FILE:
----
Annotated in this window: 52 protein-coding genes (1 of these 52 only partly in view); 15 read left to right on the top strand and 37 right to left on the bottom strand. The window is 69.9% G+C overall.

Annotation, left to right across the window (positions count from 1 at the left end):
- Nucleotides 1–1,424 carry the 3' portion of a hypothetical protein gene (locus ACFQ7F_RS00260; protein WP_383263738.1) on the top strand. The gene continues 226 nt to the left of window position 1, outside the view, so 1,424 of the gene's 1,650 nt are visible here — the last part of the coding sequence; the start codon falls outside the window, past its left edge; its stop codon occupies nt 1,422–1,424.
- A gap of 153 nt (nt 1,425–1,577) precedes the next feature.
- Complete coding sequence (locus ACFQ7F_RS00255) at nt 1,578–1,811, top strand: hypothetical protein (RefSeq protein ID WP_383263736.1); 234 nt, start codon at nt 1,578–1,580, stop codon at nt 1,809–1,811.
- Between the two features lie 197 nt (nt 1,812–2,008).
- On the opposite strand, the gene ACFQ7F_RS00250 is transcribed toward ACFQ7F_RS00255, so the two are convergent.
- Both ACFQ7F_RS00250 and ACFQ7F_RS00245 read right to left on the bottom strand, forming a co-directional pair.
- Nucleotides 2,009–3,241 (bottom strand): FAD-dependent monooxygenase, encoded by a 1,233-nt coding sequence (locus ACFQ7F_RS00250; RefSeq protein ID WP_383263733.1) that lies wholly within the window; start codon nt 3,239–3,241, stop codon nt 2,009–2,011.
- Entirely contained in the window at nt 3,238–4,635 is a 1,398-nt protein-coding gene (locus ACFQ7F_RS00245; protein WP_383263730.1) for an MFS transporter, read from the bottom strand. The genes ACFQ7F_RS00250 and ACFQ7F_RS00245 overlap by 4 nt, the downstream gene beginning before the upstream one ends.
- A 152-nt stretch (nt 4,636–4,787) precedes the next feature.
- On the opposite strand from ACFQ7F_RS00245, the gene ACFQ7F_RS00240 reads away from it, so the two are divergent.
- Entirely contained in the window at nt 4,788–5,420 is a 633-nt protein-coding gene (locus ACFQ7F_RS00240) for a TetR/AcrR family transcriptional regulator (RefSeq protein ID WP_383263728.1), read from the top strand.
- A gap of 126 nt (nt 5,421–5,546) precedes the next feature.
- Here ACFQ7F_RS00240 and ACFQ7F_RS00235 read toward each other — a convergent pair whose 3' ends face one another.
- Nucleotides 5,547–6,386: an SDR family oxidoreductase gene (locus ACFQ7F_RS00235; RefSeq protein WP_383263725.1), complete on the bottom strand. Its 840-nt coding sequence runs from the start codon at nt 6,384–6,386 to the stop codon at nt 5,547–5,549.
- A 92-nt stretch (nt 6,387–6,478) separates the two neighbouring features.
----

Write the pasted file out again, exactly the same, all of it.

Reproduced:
Annotated in this window: 52 protein-coding genes (1 of these 52 only partly in view); 15 read left to right on the top strand and 37 right to left on the bottom strand. The window is 69.9% G+C overall.

Annotation, left to right across the window (positions count from 1 at the left end):
- Nucleotides 1–1,424 carry the 3' portion of a hypothetical protein gene (locus ACFQ7F_RS00260; protein WP_383263738.1) on the top strand. The gene continues 226 nt to the left of window position 1, outside the view, so 1,424 of the gene's 1,650 nt are visible here — the last part of the coding sequence; the start codon falls outside the window, past its left edge; its stop codon occupies nt 1,422–1,424.
- A gap of 153 nt (nt 1,425–1,577) precedes the next feature.
- Complete coding sequence (locus ACFQ7F_RS00255) at nt 1,578–1,811, top strand: hypothetical protein (RefSeq protein ID WP_383263736.1); 234 nt, start codon at nt 1,578–1,580, stop codon at nt 1,809–1,811.
- Between the two features lie 197 nt (nt 1,812–2,008).
- On the opposite strand, the gene ACFQ7F_RS00250 is transcribed toward ACFQ7F_RS00255, so the two are convergent.
- Both ACFQ7F_RS00250 and ACFQ7F_RS00245 read right to left on the bottom strand, forming a co-directional pair.
- Nucleotides 2,009–3,241 (bottom strand): FAD-dependent monooxygenase, encoded by a 1,233-nt coding sequence (locus ACFQ7F_RS00250; RefSeq protein ID WP_383263733.1) that lies wholly within the window; start codon nt 3,239–3,241, stop codon nt 2,009–2,011.
- Entirely contained in the window at nt 3,238–4,635 is a 1,398-nt protein-coding gene (locus ACFQ7F_RS00245; protein WP_383263730.1) for an MFS transporter, read from the bottom strand. The genes ACFQ7F_RS00250 and ACFQ7F_RS00245 overlap by 4 nt, the downstream gene beginning before the upstream one ends.
- A 152-nt stretch (nt 4,636–4,787) precedes the next feature.
- On the opposite strand from ACFQ7F_RS00245, the gene ACFQ7F_RS00240 reads away from it, so the two are divergent.
- Entirely contained in the window at nt 4,788–5,420 is a 633-nt protein-coding gene (locus ACFQ7F_RS00240) for a TetR/AcrR family transcriptional regulator (RefSeq protein ID WP_383263728.1), read from the top strand.
- A gap of 126 nt (nt 5,421–5,546) precedes the next feature.
- Here ACFQ7F_RS00240 and ACFQ7F_RS00235 read toward each other — a convergent pair whose 3' ends face one another.
- Nucleotides 5,547–6,386: an SDR family oxidoreductase gene (locus ACFQ7F_RS00235; RefSeq protein WP_383263725.1), complete on the bottom strand. Its 840-nt coding sequence runs from the start codon at nt 6,384–6,386 to the stop codon at nt 5,547–5,549.
- A 92-nt stretch (nt 6,387–6,478) separates the two neighbouring features.